Browsing School, Graduate by Subject "Rehabilitation--methods"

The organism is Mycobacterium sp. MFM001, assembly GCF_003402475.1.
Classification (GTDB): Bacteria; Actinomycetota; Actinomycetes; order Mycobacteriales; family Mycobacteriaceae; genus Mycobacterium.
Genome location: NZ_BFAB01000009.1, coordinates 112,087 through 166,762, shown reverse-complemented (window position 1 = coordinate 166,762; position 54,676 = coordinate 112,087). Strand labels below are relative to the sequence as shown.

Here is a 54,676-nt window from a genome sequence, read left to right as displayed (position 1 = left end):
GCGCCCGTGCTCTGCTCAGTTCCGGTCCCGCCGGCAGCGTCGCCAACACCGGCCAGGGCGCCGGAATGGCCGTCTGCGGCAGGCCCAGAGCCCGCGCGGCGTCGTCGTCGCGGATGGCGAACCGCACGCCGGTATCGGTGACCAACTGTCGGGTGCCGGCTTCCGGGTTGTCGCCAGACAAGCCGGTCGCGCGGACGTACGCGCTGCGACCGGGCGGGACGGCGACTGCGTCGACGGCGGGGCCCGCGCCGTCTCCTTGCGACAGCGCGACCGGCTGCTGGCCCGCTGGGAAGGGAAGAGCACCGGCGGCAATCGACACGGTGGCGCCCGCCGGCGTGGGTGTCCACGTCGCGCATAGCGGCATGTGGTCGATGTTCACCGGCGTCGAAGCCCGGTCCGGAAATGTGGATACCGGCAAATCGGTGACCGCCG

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Optimizing Cortical Priming to Enhance Bimanual Arm Coordination in Individuals with Chronic StrokeBackground. Current brain stimulation approaches are focused on unimanual rather than bimanual movements. The standard approach of inhibiting contralesional primary motor cortex (cM1) has been shown to disrupt bimanual movements while facilitating ipsilesional M1 (iM1) failed to improve paretic arm function in severely impaired individuals. Here, we proposed an alternative neuromodulation target, the contralesional dorsal premotor cortex (cPMd), to augment bimanual coordination for individuals with stroke. In the first study, we examined the effects of facilitation of cPMd compared to iM1, to determine the more responsive neuromodulation target for each participant. Then, in the second study, we facilitated the more responsive region (cPMd vs. iM1) for each participant and coupled it with a short-term bilateral arm training, to determine whether this individualized cortical priming approach could augment bimanual performance, more than that of sham stimulation. Methods. A repeated measures crossover design was employed. Fourteen individuals participated in the first study, and a subset of ten individuals completed the second study. 5 Hz repetitive transcranial magnetic stimulation (rTMS) was used to facilitate cPMd and iM1. Bimanual force/neuromuscular coordination was examined using isometric force tasks in the first study. Kinematics of both arms were examined using bimanual simple and complex robotic tasks in the second study. Cortical excitability outcomes including motor evoked potentials (MEP), cortical silent periods (CSP) and ipsilateral silent periods (ISP) were assessed. Results. Two groups of responders were identified in the first study. Participants with greater arm/hand impairment and weaker baseline interhemispheric inhibition (IHI) improved bimanual force/neuromuscular coordination, ipsilesional MEP as well as reduced IHI after cPMd-rTMS. In contrast, those whom had fewer arm/hand impairment and stronger baseline IHI improved only after iM1-rTMS. In the second study, the control of both arms in complex bimanual tasks, as wells as the symmetry of both arms in simple and complex bimanual tasks, were improved only in the individualized cortical priming condition. In contrast, for the sham stimulation condition, improvements were seen only in control of the non-paretic arm in simple bimanual tasks. Conclusion. Cortical stimulation/priming protocols should be designed according to demands of bimanual tasks and individualized based on participants' impairments.